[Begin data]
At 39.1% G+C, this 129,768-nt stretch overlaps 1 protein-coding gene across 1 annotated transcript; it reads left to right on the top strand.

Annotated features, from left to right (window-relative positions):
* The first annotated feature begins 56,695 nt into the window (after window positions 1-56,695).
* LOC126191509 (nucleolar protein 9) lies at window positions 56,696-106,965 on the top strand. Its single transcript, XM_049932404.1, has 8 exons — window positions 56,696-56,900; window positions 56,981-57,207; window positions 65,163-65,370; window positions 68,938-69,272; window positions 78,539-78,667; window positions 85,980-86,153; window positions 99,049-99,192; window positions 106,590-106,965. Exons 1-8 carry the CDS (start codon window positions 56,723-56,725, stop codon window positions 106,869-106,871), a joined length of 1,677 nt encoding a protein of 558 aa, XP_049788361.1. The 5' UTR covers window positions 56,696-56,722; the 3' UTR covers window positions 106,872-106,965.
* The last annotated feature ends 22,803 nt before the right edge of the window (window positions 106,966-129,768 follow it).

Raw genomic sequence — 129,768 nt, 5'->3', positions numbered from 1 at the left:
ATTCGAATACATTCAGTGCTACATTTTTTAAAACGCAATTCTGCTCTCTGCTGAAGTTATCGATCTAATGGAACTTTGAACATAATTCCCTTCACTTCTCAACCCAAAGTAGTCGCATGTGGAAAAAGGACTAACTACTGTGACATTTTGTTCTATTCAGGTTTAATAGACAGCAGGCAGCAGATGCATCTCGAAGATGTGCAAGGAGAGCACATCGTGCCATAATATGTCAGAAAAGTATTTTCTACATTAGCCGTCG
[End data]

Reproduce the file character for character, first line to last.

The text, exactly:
At 39.1% G+C, this 129,768-nt stretch overlaps 1 protein-coding gene across 1 annotated transcript; it reads left to right on the top strand.

Annotated features, from left to right (window-relative positions):
* The first annotated feature begins 56,695 nt into the window (after window positions 1-56,695).
* LOC126191509 (nucleolar protein 9) lies at window positions 56,696-106,965 on the top strand. Its single transcript, XM_049932404.1, has 8 exons — window positions 56,696-56,900; window positions 56,981-57,207; window positions 65,163-65,370; window positions 68,938-69,272; window positions 78,539-78,667; window positions 85,980-86,153; window positions 99,049-99,192; window positions 106,590-106,965. Exons 1-8 carry the CDS (start codon window positions 56,723-56,725, stop codon window positions 106,869-106,871), a joined length of 1,677 nt encoding a protein of 558 aa, XP_049788361.1. The 5' UTR covers window positions 56,696-56,722; the 3' UTR covers window positions 106,872-106,965.
* The last annotated feature ends 22,803 nt before the right edge of the window (window positions 106,966-129,768 follow it).

Raw genomic sequence — 129,768 nt, 5'->3', positions numbered from 1 at the left:
ATTCGAATACATTCAGTGCTACATTTTTTAAAACGCAATTCTGCTCTCTGCTGAAGTTATCGATCTAATGGAACTTTGAACATAATTCCCTTCACTTCTCAACCCAAAGTAGTCGCATGTGGAAAAAGGACTAACTACTGTGACATTTTGTTCTATTCAGGTTTAATAGACAGCAGGCAGCAGATGCATCTCGAAGATGTGCAAGGAGAGCACATCGTGCCATAATATGTCAGAAAAGTATTTTCTACATTAGCCGTCG